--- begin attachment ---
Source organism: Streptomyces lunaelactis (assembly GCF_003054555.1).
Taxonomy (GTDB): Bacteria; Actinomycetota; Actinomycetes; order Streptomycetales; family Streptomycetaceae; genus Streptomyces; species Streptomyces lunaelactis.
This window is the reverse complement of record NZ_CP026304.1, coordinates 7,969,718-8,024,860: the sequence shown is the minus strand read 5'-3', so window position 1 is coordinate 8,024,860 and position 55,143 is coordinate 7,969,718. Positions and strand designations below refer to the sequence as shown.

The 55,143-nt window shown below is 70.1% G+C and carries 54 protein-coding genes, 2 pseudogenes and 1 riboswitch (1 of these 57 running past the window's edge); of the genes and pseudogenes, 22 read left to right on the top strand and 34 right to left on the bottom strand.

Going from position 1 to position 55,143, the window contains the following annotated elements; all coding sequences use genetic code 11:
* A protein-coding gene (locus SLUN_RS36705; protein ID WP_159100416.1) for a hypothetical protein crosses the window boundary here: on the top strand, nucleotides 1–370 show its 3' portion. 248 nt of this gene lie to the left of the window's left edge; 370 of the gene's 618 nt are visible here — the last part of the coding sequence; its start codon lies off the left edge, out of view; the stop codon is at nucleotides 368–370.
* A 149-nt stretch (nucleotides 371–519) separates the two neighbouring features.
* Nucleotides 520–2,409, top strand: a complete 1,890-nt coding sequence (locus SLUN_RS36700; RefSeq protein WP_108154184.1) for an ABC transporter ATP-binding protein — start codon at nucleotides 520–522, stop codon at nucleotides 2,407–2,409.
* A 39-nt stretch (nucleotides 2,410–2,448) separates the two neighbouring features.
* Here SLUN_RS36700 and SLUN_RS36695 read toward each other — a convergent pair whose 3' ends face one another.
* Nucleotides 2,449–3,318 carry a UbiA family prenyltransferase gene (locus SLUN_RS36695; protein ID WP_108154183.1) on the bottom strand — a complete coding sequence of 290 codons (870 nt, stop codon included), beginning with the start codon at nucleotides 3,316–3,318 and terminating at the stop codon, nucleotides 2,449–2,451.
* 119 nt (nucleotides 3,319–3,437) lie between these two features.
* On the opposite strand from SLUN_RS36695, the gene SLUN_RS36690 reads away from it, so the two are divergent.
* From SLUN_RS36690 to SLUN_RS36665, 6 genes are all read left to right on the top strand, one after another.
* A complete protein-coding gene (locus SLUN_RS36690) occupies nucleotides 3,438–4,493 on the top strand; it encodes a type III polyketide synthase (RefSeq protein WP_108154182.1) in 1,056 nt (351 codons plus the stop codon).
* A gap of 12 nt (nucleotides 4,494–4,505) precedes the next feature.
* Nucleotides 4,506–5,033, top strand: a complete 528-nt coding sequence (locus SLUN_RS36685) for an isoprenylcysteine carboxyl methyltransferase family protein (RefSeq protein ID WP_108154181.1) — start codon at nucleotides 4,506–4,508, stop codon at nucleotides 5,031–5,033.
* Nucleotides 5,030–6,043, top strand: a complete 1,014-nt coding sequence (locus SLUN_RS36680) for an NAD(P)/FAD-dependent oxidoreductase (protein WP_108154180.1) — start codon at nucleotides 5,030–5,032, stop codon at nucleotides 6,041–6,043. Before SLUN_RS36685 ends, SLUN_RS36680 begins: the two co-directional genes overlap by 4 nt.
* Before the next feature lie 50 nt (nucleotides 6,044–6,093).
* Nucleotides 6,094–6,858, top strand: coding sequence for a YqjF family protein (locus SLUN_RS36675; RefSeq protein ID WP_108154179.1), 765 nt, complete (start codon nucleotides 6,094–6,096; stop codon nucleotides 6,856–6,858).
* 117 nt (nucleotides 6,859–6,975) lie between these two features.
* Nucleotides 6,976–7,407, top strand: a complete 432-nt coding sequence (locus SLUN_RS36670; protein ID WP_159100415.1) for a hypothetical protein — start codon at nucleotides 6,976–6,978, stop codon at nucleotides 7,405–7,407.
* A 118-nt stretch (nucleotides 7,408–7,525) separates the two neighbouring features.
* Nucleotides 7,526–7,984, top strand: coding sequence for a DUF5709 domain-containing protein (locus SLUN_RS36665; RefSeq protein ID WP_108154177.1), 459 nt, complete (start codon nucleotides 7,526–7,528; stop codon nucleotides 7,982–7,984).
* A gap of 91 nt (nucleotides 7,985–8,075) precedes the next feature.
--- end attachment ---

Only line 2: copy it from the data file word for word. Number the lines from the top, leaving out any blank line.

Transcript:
Taxonomy (GTDB): Bacteria; Actinomycetota; Actinomycetes; order Streptomycetales; family Streptomycetaceae; genus Streptomyces; species Streptomyces lunaelactis.